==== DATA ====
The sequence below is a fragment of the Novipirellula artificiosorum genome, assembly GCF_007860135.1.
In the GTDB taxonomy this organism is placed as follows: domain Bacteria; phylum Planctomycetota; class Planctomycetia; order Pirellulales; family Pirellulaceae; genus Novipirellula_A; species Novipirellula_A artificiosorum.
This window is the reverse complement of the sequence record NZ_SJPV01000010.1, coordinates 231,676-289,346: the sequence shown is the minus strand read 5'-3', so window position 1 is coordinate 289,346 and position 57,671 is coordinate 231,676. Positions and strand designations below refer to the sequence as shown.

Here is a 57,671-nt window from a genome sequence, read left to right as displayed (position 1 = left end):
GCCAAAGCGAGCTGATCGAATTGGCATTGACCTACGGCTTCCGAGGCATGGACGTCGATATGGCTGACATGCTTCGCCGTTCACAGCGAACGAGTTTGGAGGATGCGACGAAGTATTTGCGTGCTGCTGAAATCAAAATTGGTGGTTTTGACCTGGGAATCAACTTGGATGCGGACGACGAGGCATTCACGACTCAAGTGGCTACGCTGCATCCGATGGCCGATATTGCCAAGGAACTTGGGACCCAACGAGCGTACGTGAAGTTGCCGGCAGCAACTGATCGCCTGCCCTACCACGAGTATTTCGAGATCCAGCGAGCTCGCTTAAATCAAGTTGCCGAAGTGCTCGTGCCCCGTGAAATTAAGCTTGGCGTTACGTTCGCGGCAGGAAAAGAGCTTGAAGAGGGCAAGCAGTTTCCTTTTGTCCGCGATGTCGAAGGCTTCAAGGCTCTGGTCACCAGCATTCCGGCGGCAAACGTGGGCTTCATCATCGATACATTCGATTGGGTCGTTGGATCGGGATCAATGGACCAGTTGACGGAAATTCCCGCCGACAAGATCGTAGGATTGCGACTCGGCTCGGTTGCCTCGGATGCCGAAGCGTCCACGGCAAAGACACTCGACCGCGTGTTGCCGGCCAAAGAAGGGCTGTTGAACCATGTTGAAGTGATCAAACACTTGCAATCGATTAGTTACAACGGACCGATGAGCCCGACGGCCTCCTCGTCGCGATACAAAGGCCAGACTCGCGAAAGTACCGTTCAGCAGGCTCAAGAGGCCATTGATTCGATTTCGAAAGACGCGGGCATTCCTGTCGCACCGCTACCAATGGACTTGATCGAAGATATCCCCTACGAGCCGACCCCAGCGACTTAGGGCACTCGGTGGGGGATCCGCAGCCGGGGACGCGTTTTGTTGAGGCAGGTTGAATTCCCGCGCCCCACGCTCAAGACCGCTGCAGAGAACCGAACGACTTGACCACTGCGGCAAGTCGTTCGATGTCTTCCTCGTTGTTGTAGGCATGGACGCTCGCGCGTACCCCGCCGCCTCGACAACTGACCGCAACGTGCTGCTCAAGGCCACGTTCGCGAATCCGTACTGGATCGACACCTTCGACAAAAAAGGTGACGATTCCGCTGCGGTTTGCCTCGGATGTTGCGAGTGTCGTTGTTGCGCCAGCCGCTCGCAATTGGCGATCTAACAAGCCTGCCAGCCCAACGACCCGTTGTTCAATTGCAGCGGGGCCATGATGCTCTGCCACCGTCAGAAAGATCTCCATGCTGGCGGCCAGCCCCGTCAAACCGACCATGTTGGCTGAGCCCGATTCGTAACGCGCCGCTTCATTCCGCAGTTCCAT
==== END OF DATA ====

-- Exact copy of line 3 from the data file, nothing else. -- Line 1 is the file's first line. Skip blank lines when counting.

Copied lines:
This window is the reverse complement of the sequence record NZ_SJPV01000010.1, coordinates 231,676-289,346: the sequence shown is the minus strand read 5'-3', so window position 1 is coordinate 289,346 and position 57,671 is coordinate 231,676. Positions and strand designations below refer to the sequence as shown.